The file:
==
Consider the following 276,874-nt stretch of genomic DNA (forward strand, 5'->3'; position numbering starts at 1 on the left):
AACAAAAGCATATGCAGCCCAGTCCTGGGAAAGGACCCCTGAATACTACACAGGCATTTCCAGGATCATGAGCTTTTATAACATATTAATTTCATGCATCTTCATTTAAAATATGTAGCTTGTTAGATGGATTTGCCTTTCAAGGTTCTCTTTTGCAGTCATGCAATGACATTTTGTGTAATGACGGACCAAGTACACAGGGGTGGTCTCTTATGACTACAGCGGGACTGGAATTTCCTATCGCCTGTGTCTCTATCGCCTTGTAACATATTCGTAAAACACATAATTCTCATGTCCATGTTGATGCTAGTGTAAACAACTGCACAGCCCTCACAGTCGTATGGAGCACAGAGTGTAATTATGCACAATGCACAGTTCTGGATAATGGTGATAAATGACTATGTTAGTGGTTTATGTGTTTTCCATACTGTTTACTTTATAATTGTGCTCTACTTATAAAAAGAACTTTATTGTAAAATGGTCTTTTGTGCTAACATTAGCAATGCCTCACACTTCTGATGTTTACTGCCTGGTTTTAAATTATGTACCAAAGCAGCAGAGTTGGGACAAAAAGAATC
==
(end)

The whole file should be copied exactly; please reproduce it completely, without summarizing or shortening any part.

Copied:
Consider the following 276,874-nt stretch of genomic DNA (forward strand, 5'->3'; position numbering starts at 1 on the left):
AACAAAAGCATATGCAGCCCAGTCCTGGGAAAGGACCCCTGAATACTACACAGGCATTTCCAGGATCATGAGCTTTTATAACATATTAATTTCATGCATCTTCATTTAAAATATGTAGCTTGTTAGATGGATTTGCCTTTCAAGGTTCTCTTTTGCAGTCATGCAATGACATTTTGTGTAATGACGGACCAAGTACACAGGGGTGGTCTCTTATGACTACAGCGGGACTGGAATTTCCTATCGCCTGTGTCTCTATCGCCTTGTAACATATTCGTAAAACACATAATTCTCATGTCCATGTTGATGCTAGTGTAAACAACTGCACAGCCCTCACAGTCGTATGGAGCACAGAGTGTAATTATGCACAATGCACAGTTCTGGATAATGGTGATAAATGACTATGTTAGTGGTTTATGTGTTTTCCATACTGTTTACTTTATAATTGTGCTCTACTTATAAAAAGAACTTTATTGTAAAATGGTCTTTTGTGCTAACATTAGCAATGCCTCACACTTCTGATGTTTACTGCCTGGTTTTAAATTATGTACCAAAGCAGCAGAGTTGGGACAAAAAGAATC